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Review: FOUR CHILDREN at Kansas City Actors' Theatre

A World Premiere Production drawn from the diaries of young victims

Review: FOUR CHILDREN at Kansas City Actors' Theatre
Cellist Eman Cholshotori seated downstage of a projection of children pressed against the barbed wire perimeter of the Auschwitz death camp.

The World Premiere production of "Four Children" has been brought to life by the Kansas City Actors Theatre on the City Stage inside Union Station as a minimalist, sadly shocking view of death and genocide on a number of levels. It is not to be missed during its several week run.

"Four Children" is sixty-five minutes long without intermission using a stage setting that consists of five chairs and five music stands, all socially distanced in front of a large projection screen. The screen is used only sparingly during the performance. The subject is selected genocides during the twentieth century.

Review: FOUR CHILDREN at Kansas City Actors' Theatre
Marisa B. Tejeda as Nadja Halilbegovich

The playwright has taken snippets from the diaries of four childhood victims of successful or attempted genocides. These murders occurred over nearly a century; 1915 (Armenia / Ottoman Empire), 1939-1943 (Poland during the Nazi occupation and Holocaust), 1975 (Cambodia during the Khmer Rouge period), and 1992 (Bosnia / during the Yugoslav civil wars). Their testimony is woven together paragraph by paragraph into a seamless, searing whole despite each being separated by decades and thousands of miles.

The times were different. The wars were different. The children cited here spoke only their native tongues. Yet, the English translations and the switching off speaking by the four cast members backed by the single, mournful, classical cellist from upstage center tell a single, unforgettable true life narrative. Genocides are not unique or unusual to these particular years or these countries.

Review: FOUR CHILDREN at Kansas City Actors' Theatre
Vi Tran as Armenian Vahraim Dadrian

The remarkable thing (speaking as a critic) is the way the audience is able to flip back and forth from Asia Minor to Central Europe to Southeast Asia to the old Soviet satellite states and back so smoothly. We are reminded that similar evil and motives live always among us. Alertness to the dangers must remain on guard; lest the bad guys gain primacy.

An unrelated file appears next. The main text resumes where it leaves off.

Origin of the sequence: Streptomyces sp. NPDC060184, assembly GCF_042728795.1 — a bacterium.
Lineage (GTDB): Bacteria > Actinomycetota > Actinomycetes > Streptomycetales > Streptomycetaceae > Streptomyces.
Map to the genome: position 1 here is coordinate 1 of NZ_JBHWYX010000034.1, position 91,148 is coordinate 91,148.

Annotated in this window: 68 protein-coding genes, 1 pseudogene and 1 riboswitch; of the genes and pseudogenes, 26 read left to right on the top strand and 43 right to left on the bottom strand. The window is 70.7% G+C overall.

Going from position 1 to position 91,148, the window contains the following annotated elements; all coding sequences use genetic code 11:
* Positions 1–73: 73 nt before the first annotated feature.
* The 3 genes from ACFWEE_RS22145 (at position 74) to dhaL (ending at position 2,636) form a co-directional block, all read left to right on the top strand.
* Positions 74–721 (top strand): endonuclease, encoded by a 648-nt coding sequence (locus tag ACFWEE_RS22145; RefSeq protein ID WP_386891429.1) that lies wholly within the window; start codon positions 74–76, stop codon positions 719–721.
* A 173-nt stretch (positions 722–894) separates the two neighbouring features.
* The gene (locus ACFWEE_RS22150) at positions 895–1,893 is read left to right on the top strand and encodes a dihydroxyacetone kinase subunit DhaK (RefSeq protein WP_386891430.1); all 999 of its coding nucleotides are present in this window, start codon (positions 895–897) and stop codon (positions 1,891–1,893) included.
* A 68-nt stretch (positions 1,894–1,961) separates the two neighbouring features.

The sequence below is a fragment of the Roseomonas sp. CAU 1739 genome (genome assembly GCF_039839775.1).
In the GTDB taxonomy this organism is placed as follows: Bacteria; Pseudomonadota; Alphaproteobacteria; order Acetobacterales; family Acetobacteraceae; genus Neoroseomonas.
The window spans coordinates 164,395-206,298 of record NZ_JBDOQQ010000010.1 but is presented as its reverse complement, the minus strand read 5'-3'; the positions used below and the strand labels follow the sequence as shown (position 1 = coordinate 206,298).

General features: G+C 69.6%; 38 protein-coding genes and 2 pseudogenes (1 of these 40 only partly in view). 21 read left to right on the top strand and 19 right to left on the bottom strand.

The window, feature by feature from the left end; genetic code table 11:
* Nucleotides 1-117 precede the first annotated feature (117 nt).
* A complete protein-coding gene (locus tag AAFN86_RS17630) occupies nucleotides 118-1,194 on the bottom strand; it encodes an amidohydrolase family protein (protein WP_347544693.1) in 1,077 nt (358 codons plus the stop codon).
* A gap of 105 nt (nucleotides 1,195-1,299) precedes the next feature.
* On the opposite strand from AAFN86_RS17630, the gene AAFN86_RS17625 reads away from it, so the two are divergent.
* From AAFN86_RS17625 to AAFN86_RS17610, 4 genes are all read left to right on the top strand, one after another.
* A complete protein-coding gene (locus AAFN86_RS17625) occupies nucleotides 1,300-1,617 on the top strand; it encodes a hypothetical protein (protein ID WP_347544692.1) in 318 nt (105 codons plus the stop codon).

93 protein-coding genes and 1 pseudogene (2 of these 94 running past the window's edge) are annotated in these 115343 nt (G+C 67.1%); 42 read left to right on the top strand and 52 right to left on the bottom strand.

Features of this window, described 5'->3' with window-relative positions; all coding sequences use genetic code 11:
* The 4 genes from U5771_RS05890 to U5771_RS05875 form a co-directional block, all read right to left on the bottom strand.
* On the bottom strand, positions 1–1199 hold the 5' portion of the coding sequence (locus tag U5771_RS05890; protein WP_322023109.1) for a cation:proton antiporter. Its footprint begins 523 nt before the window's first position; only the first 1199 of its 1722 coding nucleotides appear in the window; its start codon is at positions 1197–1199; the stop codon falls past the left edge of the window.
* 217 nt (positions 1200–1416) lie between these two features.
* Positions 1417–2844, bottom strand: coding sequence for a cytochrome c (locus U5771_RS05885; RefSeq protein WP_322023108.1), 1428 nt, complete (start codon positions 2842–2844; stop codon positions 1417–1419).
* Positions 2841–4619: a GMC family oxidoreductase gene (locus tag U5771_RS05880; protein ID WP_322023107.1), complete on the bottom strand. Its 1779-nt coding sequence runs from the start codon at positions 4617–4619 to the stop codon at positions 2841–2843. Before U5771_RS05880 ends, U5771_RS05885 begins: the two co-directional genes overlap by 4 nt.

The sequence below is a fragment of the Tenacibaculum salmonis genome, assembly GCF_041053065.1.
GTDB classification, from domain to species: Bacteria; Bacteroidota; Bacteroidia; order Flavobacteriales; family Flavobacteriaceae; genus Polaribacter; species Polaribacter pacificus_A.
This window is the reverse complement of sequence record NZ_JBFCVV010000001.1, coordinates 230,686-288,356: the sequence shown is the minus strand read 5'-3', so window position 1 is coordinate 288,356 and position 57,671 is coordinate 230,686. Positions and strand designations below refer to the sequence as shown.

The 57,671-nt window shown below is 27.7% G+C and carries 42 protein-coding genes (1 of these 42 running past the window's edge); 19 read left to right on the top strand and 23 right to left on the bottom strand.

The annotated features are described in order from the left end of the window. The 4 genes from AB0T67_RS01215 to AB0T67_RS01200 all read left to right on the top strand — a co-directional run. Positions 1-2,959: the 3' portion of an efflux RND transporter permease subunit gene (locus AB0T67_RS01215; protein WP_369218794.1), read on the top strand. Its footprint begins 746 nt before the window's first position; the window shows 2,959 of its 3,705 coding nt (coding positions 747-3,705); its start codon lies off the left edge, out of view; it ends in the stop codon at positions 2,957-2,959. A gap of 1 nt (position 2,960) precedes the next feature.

The four seated (or briefly standing) actors introduce themselves, yet make no attempt to become the preteen and teen victims they represent and voice. The actors are Victor Raider-Wexler (mostly for Dawid Sierakowiak (Poland)), Marisa B. Tejeda (mostly for Nadja Halilbegovick (Bosnia)), Vi Tran (mostly for Vahram Dadrian) (Armenia)), and Kathleen Warfel (mostly for Chanrithy Him (Cambodia). Our actors are mainly the story-tellers, albeit excellent ones.

This particular ensemble of actors is exceptionally strong with a special nod to Victor Raider-Wexler. We are fortunate to have this entire group.

Cellist Eman Chorlshotori sits upstage center in deep shadow and sets the mood. Music is selected and prepared by Michael Mermagen. Lighting is by Zoe Spangler. The lighting is spare, but in this case, just enough. Direction is by John Rensenhouse. Curation and additional materials are provided by Mark Edelman. Edelman is the just retired founder of the Broadway Theater League and the son of a Holocaust survivor.

"We hope patrons attending the Auschwitz exhibit will add "Four Children" to their Union Station experience," said KCAT president Gary Heisserer. "The play is especially important for young people to see and hear. It is their former peers-the ones who wrote these diaries-whose stories must never be forgotten."

Review: FOUR CHILDREN at Kansas City Actors' Theatre
Kathleen Warfel as Chanrithy Him

There is also a colorized, one hour documentary film on the Holocaust called "Auschwitz Untold in Color" being presented multiple times daily through the generous support of the Copaken Family Foundation at Union Station's Regnier Extreme Screen Theatre. across the rotunda from City Stage. Fieldtrip Groups to the Auschwitz exhibition will have the chance to add this movie at no cost to their visit.

"Four Children" was designed in support of the "Auschwitz-Not Long Ago-Not far away" exhibit showing through January at Union Station. Following January, the Auschwitz exhibit packs up, returns the artifacts from whence they came, with The Remains heading back to the Spanish company near Madrid that assembled it.

For the play, it is my hope that "Four Children," is expanded and finds additional audiences

Review: FOUR CHILDREN at Kansas City Actors' Theatre
Victor Raider-Wexler as Dawid Sierakowiak

outside Kansas City. Audiences should take advantage while it is still here.

How To Get Tickets

"Four Children" performs from October 7 through October 24, 2021 on the City Stage at Union Station. Tickets are available online at www.KCActors.org or by telephone at 888.343.6946.

Three of the four diarists survived their captivity to resettle in the United States. Dawid Sierakowiak died before liberation in 1943.

Photos courtesy of Kansas City Actors Theatre.

Regional Awards


From This Author - Alan Portner

Al Portner is regional editor for Broadway World – Kansas City.  He is a retired career journalist and media executive who has written for publication over more than 40 years. Portner ha... (read more about this author)


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